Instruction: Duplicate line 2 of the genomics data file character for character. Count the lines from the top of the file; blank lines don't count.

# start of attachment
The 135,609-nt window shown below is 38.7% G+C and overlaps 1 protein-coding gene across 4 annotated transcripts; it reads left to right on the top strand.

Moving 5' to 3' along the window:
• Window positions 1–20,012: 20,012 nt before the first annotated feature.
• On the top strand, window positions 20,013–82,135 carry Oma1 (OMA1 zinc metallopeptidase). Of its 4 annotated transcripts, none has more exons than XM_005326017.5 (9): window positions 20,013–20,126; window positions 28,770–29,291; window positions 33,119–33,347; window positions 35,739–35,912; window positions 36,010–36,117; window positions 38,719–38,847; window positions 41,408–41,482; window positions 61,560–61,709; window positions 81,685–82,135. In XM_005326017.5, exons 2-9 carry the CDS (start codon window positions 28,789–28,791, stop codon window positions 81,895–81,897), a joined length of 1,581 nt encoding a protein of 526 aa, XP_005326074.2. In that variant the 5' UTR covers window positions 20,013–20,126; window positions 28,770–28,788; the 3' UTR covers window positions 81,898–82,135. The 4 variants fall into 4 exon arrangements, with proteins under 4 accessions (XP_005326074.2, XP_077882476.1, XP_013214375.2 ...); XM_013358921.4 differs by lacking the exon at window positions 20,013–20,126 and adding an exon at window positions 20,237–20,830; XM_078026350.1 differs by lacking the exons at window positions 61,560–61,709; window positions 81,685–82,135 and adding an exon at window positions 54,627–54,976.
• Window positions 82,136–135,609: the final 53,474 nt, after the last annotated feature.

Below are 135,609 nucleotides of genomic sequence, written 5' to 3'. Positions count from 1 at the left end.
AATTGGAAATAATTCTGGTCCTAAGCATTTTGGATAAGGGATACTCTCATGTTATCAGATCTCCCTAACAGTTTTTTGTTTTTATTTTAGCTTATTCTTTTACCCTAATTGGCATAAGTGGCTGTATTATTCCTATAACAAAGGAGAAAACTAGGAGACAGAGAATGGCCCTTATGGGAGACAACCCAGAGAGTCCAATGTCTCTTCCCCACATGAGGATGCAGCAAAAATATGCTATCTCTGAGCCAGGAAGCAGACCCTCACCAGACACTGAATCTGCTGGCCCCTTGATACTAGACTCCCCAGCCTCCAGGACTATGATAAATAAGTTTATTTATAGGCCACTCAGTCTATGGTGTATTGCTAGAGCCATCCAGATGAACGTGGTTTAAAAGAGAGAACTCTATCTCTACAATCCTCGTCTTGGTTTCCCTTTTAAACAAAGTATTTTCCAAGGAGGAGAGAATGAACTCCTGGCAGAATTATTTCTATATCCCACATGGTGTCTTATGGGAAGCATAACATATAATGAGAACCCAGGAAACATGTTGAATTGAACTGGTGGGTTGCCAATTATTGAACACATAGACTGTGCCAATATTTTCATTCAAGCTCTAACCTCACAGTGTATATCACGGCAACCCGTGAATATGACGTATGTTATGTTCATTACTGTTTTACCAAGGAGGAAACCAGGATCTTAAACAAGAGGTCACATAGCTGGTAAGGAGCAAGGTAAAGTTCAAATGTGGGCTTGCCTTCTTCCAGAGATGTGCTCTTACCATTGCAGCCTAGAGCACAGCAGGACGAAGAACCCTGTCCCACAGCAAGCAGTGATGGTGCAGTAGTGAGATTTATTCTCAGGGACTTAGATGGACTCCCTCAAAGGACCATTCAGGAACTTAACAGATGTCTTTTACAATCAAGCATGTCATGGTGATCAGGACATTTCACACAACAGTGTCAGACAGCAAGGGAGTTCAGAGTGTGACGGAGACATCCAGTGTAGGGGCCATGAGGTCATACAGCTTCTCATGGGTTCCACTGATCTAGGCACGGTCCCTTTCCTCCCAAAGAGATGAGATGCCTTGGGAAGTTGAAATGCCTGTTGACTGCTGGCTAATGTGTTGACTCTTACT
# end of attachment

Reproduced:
Moving 5' to 3' along the window: